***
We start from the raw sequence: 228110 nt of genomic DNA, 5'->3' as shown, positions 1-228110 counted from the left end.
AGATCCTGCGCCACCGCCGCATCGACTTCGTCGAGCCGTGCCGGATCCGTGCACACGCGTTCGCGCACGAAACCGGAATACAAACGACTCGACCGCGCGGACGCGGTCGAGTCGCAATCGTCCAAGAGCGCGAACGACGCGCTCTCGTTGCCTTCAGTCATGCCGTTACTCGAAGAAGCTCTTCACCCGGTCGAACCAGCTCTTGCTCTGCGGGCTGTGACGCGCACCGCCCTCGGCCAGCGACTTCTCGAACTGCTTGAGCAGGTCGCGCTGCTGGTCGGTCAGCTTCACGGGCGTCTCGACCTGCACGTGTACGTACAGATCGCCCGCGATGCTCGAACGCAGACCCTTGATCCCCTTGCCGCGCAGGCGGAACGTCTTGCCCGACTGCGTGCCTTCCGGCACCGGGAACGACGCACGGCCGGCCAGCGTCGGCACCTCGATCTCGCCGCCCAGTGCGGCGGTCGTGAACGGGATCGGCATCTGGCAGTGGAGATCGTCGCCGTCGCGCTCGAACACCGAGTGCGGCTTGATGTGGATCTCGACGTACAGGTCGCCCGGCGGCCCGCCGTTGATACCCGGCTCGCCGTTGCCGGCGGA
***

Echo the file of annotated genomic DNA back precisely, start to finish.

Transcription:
We start from the raw sequence: 228110 nt of genomic DNA, 5'->3' as shown, positions 1-228110 counted from the left end.
AGATCCTGCGCCACCGCCGCATCGACTTCGTCGAGCCGTGCCGGATCCGTGCACACGCGTTCGCGCACGAAACCGGAATACAAACGACTCGACCGCGCGGACGCGGTCGAGTCGCAATCGTCCAAGAGCGCGAACGACGCGCTCTCGTTGCCTTCAGTCATGCCGTTACTCGAAGAAGCTCTTCACCCGGTCGAACCAGCTCTTGCTCTGCGGGCTGTGACGCGCACCGCCCTCGGCCAGCGACTTCTCGAACTGCTTGAGCAGGTCGCGCTGCTGGTCGGTCAGCTTCACGGGCGTCTCGACCTGCACGTGTACGTACAGATCGCCCGCGATGCTCGAACGCAGACCCTTGATCCCCTTGCCGCGCAGGCGGAACGTCTTGCCCGACTGCGTGCCTTCCGGCACCGGGAACGACGCACGGCCGGCCAGCGTCGGCACCTCGATCTCGCCGCCCAGTGCGGCGGTCGTGAACGGGATCGGCATCTGGCAGTGGAGATCGTCGCCGTCGCGCTCGAACACCGAGTGCGGCTTGATGTGGATCTCGACGTACAGGTCGCCCGGCGGCCCGCCGTTGATACCCGGCTCGCCGTTGCCGGCGGA